|Mary Durheim, Chair
Andrew D. Crim, Vice Chair
Beth Stalvey, MPH, PhD, Executive Director
|6201 E. Oltorf, Suite 600
Austin, TX 78741-7509
|Phone: (512) 437-5432
Toll Free: (800) 262-0334
Fax: (512) 437-5434
Senate Health and Human Services Committee
Written Testimony on Senate Bill 1519
Council on Long-Term Care Facilities
April 10, 2019
Thank you for the opportunity to provide comments on Senate Bill 1519, which would establish a council on long-term care facilities.
The Texas Council for Developmental Disabilities (TCDD) is established by state and federal law and is governed by 27 board members, appointed by the Governor, 60% of whom are individuals with developmental disabilities or family members of individuals with disabilities. TCDD’s purpose in law is to encourage policy change so that people with disabilities have opportunities to be fully included in their communities and exercise control over their own lives.
As per the terms of SB 1519, the new Long-Term Care Facilities Council would have 19 members, including: program managers; surveyors; enforcement team members; individuals with informal dispute resolution (IDR) experience; an individual with expertise in Medicaid quality-based payment systems for long-term care facilities; and owners, administrators, and nurses in long-term care facilities.
Notably absent from the proposed council are public members, including individuals with an intellectual disability and individuals receiving care in nursing homes and assisted living facilities; their legally authorized representatives (including but not limited to their family members); and advocates. The previous iteration of this council, established by SB 914 in the 84th Legislature, concluded in its December 2016 report that the shared goal of surveyors, IDR staff, and industry providers was positive outcomes for long-term care facility residents. Furthermore, the council issued recommendations which it felt would directly improve the quality of care on which these vulnerable Texans depend. To be most effective and comprehensive, the re-established council should include the membership of those who are most directly impacted by the issues being considered and the recommendations being made.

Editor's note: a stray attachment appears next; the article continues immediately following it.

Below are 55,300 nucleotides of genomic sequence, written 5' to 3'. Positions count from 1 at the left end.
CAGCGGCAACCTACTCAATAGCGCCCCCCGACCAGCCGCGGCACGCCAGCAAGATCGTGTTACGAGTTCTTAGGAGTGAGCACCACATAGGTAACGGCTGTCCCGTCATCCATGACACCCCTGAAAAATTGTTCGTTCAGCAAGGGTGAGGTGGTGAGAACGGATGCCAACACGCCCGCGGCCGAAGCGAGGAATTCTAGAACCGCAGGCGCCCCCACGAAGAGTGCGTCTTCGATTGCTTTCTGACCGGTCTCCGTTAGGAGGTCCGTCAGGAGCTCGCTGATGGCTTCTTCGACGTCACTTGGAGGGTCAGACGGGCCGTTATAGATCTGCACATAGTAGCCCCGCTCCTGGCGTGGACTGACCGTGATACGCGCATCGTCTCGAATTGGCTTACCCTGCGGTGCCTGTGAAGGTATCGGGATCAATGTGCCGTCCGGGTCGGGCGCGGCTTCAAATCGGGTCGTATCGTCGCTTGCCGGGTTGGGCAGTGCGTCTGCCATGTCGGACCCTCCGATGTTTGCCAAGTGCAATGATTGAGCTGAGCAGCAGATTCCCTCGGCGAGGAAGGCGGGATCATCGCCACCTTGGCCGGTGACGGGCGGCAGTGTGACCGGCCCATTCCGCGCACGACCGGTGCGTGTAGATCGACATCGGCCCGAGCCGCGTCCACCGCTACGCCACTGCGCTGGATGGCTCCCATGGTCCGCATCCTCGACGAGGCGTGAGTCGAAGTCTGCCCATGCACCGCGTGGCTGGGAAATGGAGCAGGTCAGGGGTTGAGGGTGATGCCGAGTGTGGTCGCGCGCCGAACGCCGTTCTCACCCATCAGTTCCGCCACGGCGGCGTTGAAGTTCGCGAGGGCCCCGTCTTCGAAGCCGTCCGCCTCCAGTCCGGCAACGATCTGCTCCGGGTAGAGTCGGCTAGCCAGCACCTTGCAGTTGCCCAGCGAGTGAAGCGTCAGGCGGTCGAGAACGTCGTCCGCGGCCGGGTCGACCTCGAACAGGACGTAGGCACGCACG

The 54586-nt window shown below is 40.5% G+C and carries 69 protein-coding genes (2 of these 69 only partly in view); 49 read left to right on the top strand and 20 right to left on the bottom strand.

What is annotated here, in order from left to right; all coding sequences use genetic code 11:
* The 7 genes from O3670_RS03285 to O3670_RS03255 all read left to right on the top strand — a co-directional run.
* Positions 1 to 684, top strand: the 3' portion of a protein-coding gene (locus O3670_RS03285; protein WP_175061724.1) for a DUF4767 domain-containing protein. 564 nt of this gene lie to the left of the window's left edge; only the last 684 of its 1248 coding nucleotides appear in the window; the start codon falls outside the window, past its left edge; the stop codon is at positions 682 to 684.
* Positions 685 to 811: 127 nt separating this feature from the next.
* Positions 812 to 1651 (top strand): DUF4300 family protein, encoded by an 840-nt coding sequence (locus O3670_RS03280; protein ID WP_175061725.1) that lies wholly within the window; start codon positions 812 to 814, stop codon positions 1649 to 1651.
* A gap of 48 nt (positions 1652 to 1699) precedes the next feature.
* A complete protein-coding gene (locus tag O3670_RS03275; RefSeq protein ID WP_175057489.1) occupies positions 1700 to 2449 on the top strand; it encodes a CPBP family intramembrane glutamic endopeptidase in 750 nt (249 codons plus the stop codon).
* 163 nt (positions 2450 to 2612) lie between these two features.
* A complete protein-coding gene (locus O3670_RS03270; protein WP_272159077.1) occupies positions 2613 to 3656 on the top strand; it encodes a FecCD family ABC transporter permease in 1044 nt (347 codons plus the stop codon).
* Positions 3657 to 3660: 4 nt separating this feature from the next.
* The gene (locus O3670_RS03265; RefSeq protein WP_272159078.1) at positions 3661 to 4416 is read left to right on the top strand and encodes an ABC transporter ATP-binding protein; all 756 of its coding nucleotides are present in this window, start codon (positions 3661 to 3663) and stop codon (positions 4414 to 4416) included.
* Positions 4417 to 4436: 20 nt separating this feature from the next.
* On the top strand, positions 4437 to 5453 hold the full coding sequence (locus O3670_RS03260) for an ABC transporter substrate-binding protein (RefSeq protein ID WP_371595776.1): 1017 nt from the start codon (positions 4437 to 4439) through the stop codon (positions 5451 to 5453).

Amending the membership of the council to include representation of people receiving services, their LARs or family members, and advocates would be consistent with the goals of the Texas Council for Developmental Disabilities, and the Developmental Disabilities and Assistance Act (42 USC 6000 et seq) which assures that individuals with developmental disabilities and their families participate in the design of and have access to needed community services, therefore we respectfully urge the adoption of this change.
Linda Logan, MPAff
Public Policy Specialist
Texas Council for Developmental Disabilities